- The supervisor and trainer evaluate progress and how much the employee “can do” as a result of the training. OJT continues until the performance objectives are met.
- When addressing a performance concern, using a structured approach is the primary option in an effort to do everything possible to increase ability and close the gap.
Unstructured on-job training
- Training topic&methods are not planned in advance. Training is rather spontaneous and more informal. The learner may observe, imitate, and/or ‘try’ a skill as demonstrated by an expert worker or supervisor.
- Adequately meets certain work conditions e.g., fix the machine quickly. Trainers spontaneously show, tell, coach.
- Appropriate for easy tasks that are quickly picked up and repeatable by others.
- May result in inconsistent learning outcomes unless the informal trainer “tests” to make sure the learner can repeatedly perform the skill without the active coaching of an expert.
- May prove adequate for minor performance concerns -- when a basic refresher is all that an employee needs to get back on track.
Structured OJT differs from unstructured OJT in making use of a planned process. Carrying out the planned process with a system view helps ensure that training will be efficient and effective.
On-job Training at Nuclear Power Plants
On-the-job training is an integral part of initial and retraining programs for licensed and non-licensed operations personnel of nuclear power plants and is an important element of a systematic approach to training (SAT). The objective of OJT is to train personnel and evaluate their job-related skills and knowledge. Because OJT for operations personnel must be plant related and directly applicable to their job in the control room or in certain plant areas, the success of OJT depends on the practical qualification of the trainers. This is one of the reasons why OJT should be carried out in nuclear power plants mainly by licensed plant engineers or by qualified trainers who themselves should have sufficient practical experience of the content being taught and therefore are able and well accepted to evaluate the capability of the participants.
Interviews are often viewed as a component of OJT and are probably the best way to prepare trainees during initial training for their job positions and for examinations.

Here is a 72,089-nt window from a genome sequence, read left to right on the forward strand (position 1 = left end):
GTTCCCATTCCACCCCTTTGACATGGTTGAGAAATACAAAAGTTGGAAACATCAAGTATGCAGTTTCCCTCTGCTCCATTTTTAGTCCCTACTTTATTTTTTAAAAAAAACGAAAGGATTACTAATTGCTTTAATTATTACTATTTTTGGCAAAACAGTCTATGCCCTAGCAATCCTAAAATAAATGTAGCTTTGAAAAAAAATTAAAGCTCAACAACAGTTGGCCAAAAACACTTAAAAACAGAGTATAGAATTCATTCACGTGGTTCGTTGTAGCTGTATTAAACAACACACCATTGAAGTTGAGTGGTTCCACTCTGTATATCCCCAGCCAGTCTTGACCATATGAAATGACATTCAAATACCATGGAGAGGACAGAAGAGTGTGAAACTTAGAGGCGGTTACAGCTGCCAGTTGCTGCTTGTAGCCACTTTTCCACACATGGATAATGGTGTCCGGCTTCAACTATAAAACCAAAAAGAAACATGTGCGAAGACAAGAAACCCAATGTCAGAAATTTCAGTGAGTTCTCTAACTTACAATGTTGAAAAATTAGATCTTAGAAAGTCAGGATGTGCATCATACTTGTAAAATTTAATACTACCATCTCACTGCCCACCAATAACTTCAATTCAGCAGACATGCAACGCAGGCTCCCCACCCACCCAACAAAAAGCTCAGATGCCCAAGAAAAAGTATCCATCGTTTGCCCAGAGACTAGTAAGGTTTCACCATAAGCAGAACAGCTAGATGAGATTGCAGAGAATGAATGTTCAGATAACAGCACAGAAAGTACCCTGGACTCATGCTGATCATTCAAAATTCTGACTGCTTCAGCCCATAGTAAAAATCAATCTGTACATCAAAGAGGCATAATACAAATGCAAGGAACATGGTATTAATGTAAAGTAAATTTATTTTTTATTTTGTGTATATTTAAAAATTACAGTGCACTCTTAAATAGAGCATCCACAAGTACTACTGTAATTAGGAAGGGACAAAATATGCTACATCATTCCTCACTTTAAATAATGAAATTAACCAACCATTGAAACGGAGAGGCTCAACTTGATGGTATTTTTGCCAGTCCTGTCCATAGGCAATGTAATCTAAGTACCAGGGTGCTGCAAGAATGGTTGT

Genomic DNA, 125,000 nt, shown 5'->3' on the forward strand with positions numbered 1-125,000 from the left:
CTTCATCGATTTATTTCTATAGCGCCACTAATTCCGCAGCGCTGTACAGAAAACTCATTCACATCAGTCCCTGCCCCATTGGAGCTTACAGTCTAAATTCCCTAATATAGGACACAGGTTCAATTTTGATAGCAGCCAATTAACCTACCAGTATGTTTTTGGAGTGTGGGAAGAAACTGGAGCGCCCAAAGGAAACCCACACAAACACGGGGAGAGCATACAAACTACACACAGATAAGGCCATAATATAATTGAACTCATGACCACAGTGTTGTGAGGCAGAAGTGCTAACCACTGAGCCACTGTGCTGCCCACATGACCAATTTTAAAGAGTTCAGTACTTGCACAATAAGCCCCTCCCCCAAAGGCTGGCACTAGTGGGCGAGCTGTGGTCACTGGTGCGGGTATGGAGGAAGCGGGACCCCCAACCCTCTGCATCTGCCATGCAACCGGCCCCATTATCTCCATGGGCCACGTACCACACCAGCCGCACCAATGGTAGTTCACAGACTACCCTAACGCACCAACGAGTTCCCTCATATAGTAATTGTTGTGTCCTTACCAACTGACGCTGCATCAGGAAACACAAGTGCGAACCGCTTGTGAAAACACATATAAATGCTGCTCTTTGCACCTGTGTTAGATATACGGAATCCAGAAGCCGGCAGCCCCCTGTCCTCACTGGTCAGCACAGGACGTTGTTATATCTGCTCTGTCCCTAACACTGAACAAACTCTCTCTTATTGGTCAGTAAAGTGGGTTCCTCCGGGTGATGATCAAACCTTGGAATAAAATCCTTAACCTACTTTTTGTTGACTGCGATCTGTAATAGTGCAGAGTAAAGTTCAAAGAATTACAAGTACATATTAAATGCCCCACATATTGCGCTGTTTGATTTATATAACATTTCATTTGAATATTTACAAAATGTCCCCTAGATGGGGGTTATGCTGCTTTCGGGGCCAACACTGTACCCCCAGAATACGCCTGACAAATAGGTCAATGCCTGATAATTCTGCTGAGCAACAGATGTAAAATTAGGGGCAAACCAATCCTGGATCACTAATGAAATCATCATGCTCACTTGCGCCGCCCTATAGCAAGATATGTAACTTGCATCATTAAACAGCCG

Emergency exercises in which all employees of a nuclear power plant are involved demand numerous preparation and post- exercise activities by the emergency prepardness coordinator and his group. Experiences gained during the exercise development and completion, as well as the competence verification at full-scope simulators in this context are very useful. Results of emergency exercises should be transfered into retraining programs of responsible personnel immediately to provide feedback to key plant personnel. If OJT is well prepared and conducted by qualified trainers, all participants will accept evaluation of their practical knowledge and skills, what enhances the safety culture of a nuclear power plant organization significantly.
It is important to note the role of the regulator which requires that every OJT is clearly defined and supported by the appropriate and necessary documentation which makes the process effective, sustainable and consistent. The trainers and evaluators must have suitable training skills. There should be complete independence between the training and evaluation phases. An efficient method of keeping trainee records of progression through the various tasks is also essential.
On-The-Job Training and Qualification of Nuclear Power Plant Personnel. Proceedings of a Specialists' Meeting, SPM-OJT-95, IAEA, 1995